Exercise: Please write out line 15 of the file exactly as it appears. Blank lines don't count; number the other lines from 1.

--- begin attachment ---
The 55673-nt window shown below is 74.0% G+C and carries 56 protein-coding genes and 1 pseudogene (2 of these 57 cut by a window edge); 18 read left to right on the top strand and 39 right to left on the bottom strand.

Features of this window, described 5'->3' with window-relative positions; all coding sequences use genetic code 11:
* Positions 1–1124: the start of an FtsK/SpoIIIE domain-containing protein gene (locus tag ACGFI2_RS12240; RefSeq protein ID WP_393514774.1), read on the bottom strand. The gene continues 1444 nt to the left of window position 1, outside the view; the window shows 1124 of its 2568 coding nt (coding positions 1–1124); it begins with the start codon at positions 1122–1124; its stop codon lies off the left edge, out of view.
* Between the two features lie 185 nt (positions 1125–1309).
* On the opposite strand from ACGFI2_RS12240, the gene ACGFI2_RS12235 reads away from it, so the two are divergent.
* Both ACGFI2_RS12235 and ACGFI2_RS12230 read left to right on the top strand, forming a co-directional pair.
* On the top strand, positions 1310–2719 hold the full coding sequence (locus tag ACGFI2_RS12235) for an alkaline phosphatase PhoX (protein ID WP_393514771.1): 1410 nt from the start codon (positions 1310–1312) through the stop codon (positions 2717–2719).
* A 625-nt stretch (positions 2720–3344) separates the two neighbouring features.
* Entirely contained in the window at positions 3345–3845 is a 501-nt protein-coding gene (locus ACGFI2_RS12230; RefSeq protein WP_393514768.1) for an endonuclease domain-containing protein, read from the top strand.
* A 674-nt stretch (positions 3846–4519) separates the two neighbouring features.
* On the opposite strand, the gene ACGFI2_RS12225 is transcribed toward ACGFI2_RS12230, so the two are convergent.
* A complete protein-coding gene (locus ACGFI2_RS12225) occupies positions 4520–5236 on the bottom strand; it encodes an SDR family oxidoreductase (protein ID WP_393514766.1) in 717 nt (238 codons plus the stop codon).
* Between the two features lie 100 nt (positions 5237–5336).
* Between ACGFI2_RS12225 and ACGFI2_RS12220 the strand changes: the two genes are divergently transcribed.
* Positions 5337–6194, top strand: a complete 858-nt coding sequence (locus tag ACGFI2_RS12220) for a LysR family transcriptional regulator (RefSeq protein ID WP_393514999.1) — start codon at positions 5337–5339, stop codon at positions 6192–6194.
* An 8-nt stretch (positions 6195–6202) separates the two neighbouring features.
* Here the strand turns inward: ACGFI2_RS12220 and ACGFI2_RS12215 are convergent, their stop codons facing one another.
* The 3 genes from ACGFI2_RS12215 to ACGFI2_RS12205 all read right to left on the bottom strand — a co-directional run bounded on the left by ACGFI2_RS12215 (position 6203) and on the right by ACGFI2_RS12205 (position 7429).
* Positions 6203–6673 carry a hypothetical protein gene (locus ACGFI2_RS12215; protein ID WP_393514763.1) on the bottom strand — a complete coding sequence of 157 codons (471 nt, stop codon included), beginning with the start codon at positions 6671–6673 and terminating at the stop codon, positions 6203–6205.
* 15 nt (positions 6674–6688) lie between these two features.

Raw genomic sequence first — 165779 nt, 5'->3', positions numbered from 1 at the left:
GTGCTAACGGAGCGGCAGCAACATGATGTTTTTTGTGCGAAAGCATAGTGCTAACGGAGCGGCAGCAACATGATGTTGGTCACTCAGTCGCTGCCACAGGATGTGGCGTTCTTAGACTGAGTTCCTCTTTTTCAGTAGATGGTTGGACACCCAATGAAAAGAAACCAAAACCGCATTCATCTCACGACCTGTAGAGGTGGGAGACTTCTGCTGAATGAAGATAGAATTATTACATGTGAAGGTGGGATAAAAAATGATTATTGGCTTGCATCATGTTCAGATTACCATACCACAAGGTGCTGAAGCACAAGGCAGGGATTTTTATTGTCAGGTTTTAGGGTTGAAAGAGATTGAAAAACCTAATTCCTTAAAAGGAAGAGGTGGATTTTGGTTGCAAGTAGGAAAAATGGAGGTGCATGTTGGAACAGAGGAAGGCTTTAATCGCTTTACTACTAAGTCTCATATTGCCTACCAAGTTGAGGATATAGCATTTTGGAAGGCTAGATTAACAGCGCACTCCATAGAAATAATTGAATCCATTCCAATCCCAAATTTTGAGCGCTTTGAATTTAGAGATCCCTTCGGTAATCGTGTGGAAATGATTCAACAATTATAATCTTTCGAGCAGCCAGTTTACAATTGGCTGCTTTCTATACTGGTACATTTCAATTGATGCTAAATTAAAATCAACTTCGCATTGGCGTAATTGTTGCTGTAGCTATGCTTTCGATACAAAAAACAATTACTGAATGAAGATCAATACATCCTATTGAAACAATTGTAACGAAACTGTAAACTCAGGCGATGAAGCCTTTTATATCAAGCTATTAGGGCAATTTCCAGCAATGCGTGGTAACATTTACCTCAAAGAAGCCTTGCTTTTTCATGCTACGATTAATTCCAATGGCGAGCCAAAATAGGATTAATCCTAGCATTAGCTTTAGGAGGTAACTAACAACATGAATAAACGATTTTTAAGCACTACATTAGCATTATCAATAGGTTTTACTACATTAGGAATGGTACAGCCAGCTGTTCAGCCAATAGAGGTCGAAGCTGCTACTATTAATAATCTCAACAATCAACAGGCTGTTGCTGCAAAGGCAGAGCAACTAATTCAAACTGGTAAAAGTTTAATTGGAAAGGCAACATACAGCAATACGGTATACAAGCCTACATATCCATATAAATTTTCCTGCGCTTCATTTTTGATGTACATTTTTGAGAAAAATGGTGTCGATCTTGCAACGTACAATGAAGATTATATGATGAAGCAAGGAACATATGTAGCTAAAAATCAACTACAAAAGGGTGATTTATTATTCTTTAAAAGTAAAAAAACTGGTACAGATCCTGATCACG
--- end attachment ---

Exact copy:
* Positions 5337–6194, top strand: a complete 858-nt coding sequence (locus tag ACGFI2_RS12220) for a LysR family transcriptional regulator (RefSeq protein ID WP_393514999.1) — start codon at positions 5337–5339, stop codon at positions 6192–6194.